Preservation
Rehabilitation 1
Rehabilitation 2
Restoration
Reconstruction
Illustrating Four Treatments in Oregon National Park Service National Park Service, U.S. Department of the Interior, with link to ParkNet.
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MONTEITH Historic District
This is an image of ongoing exterior restoration work at the Monteith House in the 1970s. Photo: Stanford Smith/Albany Democrat Herald/Albany Regional Museum.
/ Community History
/ FOCUS ON: Thomas and Walter Monteith House 
/ Chooosing "Restoration" as a Treatment 

Working on the Past in Local Historic Districts
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Choosing Restoration
When the property's design, architectural, or historical significance during a particular period of time outweighs the potential loss of extant materials, features, spaces, and finishes that characterize other historical periods; when there is substantial physical and documentary evidence for the work; and when contemporary alterations and additions are not planned, Restoration may be considered as a treatment.

>> Standards + Guidelines

This is an image of the Monteith House in the 1970s, prior to restoration. Photo: Courtesy, Monteith Historical Society. This is an image of the Monteith House in 1978 when its restoration was in full swing. Photo: Stanford Smith/Albany Democrat Herald/Albany Regional Museum.
  ABOVE: The Monteith House in
its neighborhood context,
prior to Restoration in the
late 1970s. BELOW: Monteith
House as work begins. Note
the changed roofline, loss
of later exterior chimneys,
shutters, and porch.

What happens in Restoration? In this treatment, materials that can be authenticated to the period of significance are carefully retained and preserved, while later materials and features are removed. Restoration is generally recommended less frequently than Preservation or Rehabilitation because of the potential for loss of historic materials from other periods and falsification of the record.

At best, Restoration is a painstaking, scholarly process that involves backdating a structure to a particular time for interpretive purposes—based on physical and pictorial evidence. Because the Monteith brothers were pivotal in the early history and settlement of Albany, Oregon, the decision was made to return the house to its original configuration through Restoration. In 1975, after the City bought it for conversion to a museum, project work began. With its emphasis on the discovery and conservation of original mid-19th century materials, the Monteith House restoration was just such an exemplary project. Both the exterior and interior were restored and the house opened as a museum to interpret its “story” to the public.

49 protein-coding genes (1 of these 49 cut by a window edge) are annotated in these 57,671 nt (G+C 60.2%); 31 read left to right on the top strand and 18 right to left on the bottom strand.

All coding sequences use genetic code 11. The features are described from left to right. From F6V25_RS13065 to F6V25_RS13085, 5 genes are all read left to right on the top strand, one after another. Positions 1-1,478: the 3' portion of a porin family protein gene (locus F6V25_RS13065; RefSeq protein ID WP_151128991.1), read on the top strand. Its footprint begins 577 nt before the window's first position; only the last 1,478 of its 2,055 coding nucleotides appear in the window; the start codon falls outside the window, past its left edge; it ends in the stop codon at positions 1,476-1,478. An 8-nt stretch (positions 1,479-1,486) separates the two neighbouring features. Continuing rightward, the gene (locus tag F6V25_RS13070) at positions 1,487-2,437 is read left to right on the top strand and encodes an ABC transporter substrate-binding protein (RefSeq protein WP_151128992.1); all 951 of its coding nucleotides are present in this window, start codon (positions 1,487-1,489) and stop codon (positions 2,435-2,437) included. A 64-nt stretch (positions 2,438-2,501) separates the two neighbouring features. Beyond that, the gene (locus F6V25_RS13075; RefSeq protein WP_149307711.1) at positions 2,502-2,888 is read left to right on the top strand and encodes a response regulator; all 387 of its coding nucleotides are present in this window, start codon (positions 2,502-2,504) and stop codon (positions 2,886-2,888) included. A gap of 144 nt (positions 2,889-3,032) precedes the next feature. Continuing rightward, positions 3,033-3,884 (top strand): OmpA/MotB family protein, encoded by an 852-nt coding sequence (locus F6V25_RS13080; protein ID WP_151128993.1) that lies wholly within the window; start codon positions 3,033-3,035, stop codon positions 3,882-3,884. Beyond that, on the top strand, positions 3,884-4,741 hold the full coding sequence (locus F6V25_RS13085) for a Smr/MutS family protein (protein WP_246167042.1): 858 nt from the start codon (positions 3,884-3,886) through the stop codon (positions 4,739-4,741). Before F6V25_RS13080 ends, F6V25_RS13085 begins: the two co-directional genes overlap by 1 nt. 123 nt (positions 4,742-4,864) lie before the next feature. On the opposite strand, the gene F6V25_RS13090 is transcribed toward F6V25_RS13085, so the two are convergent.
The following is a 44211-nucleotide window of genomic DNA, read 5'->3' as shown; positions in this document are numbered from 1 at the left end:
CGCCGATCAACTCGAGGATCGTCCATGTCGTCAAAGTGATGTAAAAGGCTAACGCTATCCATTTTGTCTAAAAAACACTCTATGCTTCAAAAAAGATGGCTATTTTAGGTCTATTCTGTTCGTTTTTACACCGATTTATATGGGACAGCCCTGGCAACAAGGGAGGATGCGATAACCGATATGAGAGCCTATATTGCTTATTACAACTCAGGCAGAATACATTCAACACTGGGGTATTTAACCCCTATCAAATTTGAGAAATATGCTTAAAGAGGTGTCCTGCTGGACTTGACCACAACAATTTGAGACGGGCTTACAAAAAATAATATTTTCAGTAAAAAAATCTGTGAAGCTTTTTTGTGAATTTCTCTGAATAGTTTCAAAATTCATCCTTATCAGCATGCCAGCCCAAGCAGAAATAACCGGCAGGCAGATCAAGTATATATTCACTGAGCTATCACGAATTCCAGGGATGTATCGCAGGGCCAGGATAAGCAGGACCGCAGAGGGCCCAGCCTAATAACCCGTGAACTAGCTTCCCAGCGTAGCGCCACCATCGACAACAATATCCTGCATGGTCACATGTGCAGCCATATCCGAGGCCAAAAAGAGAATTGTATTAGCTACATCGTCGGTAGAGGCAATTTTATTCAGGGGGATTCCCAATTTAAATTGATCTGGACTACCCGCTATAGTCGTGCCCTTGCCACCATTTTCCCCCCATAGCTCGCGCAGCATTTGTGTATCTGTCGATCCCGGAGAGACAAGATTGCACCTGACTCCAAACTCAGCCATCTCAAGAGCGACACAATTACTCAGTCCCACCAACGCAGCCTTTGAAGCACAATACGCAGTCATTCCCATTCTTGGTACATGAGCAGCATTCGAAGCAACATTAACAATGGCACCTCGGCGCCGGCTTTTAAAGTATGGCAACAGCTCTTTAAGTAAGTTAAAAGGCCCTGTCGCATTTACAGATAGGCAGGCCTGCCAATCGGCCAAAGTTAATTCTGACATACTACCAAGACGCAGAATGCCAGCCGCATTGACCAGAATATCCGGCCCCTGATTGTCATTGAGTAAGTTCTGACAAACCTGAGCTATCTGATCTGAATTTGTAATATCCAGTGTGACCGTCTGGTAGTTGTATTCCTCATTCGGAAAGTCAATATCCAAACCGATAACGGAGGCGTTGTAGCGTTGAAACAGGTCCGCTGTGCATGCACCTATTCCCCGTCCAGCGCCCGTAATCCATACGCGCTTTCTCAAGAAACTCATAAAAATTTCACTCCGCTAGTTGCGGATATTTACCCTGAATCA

Going backward in time
The conservation of original materials and features was paramount; however, a parallel task was to remove all later features and re-build missing original features to depict the appearance of the house at an earlier time. The house was gradually transformed from a 1920s residence to an 1850s residence, through a series of carefully planned restoration activities.

This is an image of ongoing exterior restoration work at the Monteith House in the 1970s. Photo: Stanford Smith/Albany Democrat Herald/Albany Regional Museum.
Focus on conservation
The house’s original wood siding and windows were carefully preserved.
 

Exterior Work on the Monteith House
The foundation was leveled to repair rotten beams.
The roofline was restored to its original appearance.
The two-story porch was re-created.
The original wood windows were repaired and preserved.
The original wood siding was scraped, sanded, and repainted.
The later chimney and shutters were removed.
The two-story rear kitchen addition was removed and a one-story kitchen re-built.

 

This is an image of the Monteith House after restoration to its 1850s appearance. Photo: Monteith Historical Society. This is a series of six images showing ongoing work on the Monteith House during the backdating process. Photos: Stanford Smith/Albany Democrat Herald/Albany Regional Museum.


The restoration of the house involved re-creating the appearance of the original roof and two-story porch on the primary elevation (left and top row), and the one-story rear kitchen wing (bottom row). When completed, the Monteith House was a thoughtful depiction of the structure at its most significant time in history. It was opened to the public in 1982.

Chronology of the Monteith House

1848 — Logs cut and left to cure
1849 — Hand-hewn beam construction started before and after Thomas and Walter Monteith went to the California gold fields
1850 — Anderson Cox mill started and cut Monteith House lumber that winter
1851 — Monteith House Finished
1855 — Fire in kitchen ceiling & in the single-story rear addition, rebuilt as two-story
1901 — House purchased from Monteith family by Dr. J.L. Hill moved 50 feet west, and turned to face north
1902 — City Directory gives Monteith House 518 2nd Street address for first time
1914 — Double porch clearly shown in aerial photo of city
1922 — Extensive exterior alterations made, including original porch removal
1975 — City of Albany purchases Monteith House for purposes of restoring it
1976 — House’s foundation made level
1977 — Restoration project in full swing
1982 — "Grand Opening” for the downstairs portion and exterior


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Appreciation is extended to Anne Giffen, Rebecca Bond, Allen Nelson, Doug Killin, Pam Silbernagel, and David Skilton for their generous contributions of time and information in the creation of the case study on Monteith Historic District. Thanks also to the Monteith Historical Society and Albany Region Museum for donating photographic images in their collections.

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